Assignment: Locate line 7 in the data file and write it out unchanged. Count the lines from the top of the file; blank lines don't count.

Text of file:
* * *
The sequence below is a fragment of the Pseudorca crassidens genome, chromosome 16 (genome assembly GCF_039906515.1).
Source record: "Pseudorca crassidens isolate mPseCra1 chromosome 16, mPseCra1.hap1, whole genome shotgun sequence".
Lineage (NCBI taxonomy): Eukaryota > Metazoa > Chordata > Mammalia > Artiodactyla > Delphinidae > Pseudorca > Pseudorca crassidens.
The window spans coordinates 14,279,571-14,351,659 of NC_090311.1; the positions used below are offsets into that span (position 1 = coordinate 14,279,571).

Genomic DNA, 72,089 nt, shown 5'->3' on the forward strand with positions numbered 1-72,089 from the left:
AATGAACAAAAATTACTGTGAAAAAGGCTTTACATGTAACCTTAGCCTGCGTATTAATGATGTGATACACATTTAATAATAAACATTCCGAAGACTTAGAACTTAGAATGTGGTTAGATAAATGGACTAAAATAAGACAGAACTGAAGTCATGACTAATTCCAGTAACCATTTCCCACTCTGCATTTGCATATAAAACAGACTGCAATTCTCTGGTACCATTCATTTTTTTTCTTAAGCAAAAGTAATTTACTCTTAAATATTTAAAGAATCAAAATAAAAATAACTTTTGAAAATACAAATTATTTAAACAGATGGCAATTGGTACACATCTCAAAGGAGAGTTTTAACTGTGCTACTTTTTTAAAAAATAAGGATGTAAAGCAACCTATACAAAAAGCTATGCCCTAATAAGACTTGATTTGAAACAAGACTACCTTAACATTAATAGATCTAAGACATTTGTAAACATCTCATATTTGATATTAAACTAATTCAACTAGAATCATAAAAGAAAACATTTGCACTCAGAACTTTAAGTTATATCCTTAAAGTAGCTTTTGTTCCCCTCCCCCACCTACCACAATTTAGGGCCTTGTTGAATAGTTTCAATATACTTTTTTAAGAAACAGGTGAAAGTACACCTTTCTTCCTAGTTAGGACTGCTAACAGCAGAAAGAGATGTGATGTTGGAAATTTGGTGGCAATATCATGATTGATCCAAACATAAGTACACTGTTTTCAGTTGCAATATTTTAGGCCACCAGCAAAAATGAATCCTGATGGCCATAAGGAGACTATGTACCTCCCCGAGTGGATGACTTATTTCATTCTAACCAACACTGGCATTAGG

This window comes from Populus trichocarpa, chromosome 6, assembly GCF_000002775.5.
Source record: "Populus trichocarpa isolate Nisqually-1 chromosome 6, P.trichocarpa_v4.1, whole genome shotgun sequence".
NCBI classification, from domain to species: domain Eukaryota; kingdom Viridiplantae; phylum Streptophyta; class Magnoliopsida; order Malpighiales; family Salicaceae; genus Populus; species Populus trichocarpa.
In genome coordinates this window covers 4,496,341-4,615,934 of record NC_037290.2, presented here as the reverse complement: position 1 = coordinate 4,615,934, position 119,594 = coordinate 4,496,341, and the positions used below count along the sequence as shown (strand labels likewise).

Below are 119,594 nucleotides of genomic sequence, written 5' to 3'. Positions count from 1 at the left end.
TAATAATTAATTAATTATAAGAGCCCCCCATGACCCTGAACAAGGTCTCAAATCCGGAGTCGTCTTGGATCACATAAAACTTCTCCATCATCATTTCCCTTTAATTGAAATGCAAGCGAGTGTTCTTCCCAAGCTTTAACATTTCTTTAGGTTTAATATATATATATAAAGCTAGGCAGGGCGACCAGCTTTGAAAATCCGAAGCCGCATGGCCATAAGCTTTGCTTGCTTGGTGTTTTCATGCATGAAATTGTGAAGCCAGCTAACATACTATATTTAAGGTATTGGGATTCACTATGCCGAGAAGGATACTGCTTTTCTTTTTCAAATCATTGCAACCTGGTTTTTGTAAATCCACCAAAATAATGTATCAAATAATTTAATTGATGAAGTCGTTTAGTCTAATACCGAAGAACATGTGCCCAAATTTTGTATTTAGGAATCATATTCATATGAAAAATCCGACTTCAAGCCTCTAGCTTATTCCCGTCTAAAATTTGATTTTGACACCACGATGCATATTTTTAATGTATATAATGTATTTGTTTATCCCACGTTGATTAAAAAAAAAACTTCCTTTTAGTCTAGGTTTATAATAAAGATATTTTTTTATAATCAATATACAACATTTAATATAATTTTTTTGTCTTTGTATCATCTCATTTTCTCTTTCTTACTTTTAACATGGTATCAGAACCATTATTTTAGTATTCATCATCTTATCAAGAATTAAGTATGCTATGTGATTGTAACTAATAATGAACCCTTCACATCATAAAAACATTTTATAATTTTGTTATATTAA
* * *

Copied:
This window comes from Populus trichocarpa, chromosome 6, assembly GCF_000002775.5.